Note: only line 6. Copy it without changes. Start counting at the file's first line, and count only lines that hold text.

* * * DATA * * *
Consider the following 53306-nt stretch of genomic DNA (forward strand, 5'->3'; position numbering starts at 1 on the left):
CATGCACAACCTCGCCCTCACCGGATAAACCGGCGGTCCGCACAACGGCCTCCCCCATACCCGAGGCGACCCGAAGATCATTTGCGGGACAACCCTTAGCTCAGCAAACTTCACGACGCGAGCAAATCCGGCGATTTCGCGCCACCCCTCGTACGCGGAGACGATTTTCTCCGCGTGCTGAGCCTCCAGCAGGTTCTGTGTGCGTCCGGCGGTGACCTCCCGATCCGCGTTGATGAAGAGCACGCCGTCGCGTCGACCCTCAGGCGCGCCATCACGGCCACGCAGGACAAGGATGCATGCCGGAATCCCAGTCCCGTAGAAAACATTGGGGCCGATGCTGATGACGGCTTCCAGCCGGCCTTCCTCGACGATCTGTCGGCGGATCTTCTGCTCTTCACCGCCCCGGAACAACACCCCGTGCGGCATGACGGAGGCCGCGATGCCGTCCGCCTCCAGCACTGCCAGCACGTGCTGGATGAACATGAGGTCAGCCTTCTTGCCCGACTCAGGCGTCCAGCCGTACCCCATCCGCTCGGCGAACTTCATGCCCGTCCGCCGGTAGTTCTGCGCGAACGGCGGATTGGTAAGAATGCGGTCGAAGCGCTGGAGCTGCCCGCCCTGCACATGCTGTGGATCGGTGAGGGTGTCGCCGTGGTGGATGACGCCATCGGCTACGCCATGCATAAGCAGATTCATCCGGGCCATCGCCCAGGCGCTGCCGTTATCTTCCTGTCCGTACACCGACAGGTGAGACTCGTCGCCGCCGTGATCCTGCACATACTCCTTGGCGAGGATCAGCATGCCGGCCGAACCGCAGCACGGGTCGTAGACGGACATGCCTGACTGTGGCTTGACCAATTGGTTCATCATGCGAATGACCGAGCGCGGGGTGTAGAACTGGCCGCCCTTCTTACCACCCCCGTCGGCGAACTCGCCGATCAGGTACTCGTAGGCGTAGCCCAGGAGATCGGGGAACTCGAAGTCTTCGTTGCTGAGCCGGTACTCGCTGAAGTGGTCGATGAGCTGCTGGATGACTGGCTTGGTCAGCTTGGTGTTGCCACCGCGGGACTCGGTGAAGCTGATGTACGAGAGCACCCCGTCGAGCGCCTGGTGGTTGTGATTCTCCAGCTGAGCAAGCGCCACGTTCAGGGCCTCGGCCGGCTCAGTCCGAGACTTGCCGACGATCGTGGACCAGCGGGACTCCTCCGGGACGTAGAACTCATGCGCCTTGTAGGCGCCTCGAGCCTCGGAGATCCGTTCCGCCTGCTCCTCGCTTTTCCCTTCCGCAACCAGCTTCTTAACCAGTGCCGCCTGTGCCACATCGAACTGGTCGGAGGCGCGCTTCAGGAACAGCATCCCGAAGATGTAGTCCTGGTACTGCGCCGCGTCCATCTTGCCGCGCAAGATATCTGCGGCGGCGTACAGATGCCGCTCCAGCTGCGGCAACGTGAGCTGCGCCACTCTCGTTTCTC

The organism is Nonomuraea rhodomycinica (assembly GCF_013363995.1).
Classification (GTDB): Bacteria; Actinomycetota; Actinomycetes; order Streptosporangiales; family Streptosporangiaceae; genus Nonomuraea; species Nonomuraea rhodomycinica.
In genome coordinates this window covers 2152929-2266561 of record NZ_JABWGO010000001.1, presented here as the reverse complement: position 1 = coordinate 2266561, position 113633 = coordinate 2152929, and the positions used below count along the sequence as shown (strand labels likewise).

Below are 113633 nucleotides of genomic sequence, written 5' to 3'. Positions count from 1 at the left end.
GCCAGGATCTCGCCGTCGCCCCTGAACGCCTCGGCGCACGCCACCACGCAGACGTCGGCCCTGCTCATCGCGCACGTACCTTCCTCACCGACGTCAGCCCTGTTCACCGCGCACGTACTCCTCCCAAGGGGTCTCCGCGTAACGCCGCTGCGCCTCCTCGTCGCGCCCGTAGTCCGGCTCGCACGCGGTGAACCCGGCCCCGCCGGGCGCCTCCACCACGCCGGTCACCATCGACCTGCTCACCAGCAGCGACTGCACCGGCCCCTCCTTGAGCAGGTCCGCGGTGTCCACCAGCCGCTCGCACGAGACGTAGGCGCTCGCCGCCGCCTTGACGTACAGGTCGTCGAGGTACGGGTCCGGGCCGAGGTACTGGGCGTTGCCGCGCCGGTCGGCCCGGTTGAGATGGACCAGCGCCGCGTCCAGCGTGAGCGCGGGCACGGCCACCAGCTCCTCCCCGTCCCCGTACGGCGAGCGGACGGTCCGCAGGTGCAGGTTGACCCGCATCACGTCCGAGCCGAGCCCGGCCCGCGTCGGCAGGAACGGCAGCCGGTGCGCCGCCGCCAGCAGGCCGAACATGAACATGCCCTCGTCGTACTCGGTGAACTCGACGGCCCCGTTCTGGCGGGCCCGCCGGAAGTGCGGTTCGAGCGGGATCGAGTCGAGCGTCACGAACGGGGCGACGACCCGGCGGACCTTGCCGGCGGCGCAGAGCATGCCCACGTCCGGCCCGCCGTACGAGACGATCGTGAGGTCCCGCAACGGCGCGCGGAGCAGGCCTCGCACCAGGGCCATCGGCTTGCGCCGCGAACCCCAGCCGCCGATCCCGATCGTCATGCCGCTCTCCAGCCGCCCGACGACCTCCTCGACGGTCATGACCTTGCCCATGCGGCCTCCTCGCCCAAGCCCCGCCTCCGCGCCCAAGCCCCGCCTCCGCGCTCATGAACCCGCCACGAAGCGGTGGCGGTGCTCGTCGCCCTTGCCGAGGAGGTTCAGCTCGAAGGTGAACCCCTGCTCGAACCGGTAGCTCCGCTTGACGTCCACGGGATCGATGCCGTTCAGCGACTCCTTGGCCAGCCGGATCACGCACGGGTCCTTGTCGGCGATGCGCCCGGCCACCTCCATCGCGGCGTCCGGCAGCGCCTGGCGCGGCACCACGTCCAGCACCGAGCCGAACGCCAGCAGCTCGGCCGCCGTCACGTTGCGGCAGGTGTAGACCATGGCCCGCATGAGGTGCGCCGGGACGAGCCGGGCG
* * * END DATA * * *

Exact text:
Below are 113633 nucleotides of genomic sequence, written 5' to 3'. Positions count from 1 at the left end.